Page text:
Maryland state legislation could increase the tax credit received for electric cars to $3,000 per vehicle.
Marylander’s currently receive $100 times the number of kilowatt-hours of the battery capacity of their electric vehicle with a maximum of $3,000. With this bill, each new electric vehicle purchased will count for $3,000 regardless of battery size.
While plug-in electric and fuel cell vehicles are both currently covered, this tax credit would only apply to fully electric vehicles and would not cover hybrid cars, according to the bill’s lead sponsor, Delegate David Fraser-Hidalgo, D-Montgomery.
House bill 1246, named the Clean Cars Act of 2019, would also increase the maximum price of qualified electric vehicles from $60,000 to $63,000 to adjust for inflation from when the initial limit was set by the Clean Cars Act of 2017, according to Fraser-Hidalgo.
Due to of a shortage of funding for electric vehicle tax credits in 2017, this legislation is intended to provide enough money to incentivize more Marylanders to purchase zero-emission vehicles, Fraser-Hidalgo said.
This bill would allow the Maryland Department of Transportation Motor Vehicle Administration to raise the total amount of tax credits to be awarded in total for fiscal year 2020 to $6 million, an increase from the $3 million set aside annually for tax credits by the Clean Cars Act of 2017.
The U.S. also offers a federal tax credit of up to $7,500 for owning an electric vehicle, according to the Internal Revenue Service.
“That $3,000 tax credit, coupled with the federal $7,500 tax credit…is extremely important to getting the new vehicles in a budget range in which Marylanders can afford,” Fraser-Hidalgo said. “The electric cars, they’re just better in pretty much every way,” he said.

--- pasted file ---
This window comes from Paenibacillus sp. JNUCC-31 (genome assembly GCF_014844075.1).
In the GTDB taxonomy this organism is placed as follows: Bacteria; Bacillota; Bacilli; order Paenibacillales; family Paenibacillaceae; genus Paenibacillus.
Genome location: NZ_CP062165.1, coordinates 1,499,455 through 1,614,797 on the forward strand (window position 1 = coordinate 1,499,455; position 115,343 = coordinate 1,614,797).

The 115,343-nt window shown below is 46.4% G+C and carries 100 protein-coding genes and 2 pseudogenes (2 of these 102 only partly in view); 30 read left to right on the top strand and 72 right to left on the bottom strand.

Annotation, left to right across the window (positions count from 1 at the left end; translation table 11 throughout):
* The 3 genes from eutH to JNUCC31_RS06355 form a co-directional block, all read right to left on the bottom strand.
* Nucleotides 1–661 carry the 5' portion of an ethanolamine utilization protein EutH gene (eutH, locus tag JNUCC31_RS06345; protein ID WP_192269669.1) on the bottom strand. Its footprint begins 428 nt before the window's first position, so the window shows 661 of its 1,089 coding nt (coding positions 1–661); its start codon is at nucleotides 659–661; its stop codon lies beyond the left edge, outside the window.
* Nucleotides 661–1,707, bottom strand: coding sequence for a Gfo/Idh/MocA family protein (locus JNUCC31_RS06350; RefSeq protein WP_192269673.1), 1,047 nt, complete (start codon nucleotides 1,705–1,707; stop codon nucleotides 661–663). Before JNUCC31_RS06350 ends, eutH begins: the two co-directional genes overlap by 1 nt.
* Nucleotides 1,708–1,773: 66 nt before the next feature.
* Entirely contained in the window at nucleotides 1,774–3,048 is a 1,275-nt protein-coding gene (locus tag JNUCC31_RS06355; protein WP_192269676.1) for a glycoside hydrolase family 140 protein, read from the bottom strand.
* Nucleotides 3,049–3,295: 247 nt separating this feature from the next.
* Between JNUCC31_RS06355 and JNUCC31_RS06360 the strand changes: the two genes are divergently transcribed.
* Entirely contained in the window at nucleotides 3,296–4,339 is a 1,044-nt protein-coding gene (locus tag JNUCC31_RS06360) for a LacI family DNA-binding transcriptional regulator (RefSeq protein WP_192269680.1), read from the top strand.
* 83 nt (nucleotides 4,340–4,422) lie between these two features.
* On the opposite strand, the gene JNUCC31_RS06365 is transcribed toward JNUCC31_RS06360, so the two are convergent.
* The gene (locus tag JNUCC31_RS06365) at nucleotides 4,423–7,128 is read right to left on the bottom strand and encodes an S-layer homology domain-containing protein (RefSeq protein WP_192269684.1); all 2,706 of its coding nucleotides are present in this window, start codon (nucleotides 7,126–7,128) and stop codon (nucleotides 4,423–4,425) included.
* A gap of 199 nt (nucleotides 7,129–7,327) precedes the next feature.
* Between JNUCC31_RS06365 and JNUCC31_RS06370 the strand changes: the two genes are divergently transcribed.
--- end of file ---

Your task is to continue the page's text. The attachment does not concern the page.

Maryland Policy & Politics
A separate Clean Cars Act of 2019--Senate bill 168--was proposed by Gov. Larry Hogan, R, with the primary difference being that Fraser-Hidalgo’s bill would also provide a $1,500 tax credit to people purchasing used electric vehicles, Fraser-Hidalgo said. Senate bill 168 was heard by a Maryland Senate committee Feb. 12.
While Fraser-Hidalgo’s bill would rename the Maryland Electric Vehicle Infrastructure Council to the Maryland Zero Emission Electric Vehicle Infrastructure Council, Hogan’s bill would change the name to the Maryland Zero Emission Vehicle Infrastructure Council. Both measures would focus the organization on promoting fuel cell vehicles.
In 2007, Maryland became one of eight states that adopted California’s Zero Emission Vehicles program, according to the Maryland Department of the Environment. Adhering to the standards of the program—later enforced through Maryland legislation in 2011—Maryland must have 60,000 registered zero emission vehicles by 2020 and 300,000 registered by 2025.
The number of electric vehicles registered in Maryland doubled between 2017 and 2018. As of February, there are over 18,000 electric vehicles registered in Maryland, according to the Maryland Department of Transportation Motor Vehicle Administration.
Members of the petroleum industry argued that the tax credits outlined in the Clean Cars Acts disproportionately benefit the wealthy and educated. Mid-Atlantic Petroleum Distributors Association Inc. Executive Vice President Ellen Valentino said this bill and its 2017 predecessor are “talking to a very narrow segment” of the population.
“This has not been a successful program,” Valentino said. “Six million dollars is a lot of money for people shopping for a $63,000 new vehicle,” she told legislators on Tuesday.
House bill 1246 passed through the Maryland House of Delegates March 18 and was heard by a Maryland Senate committee on Tuesday.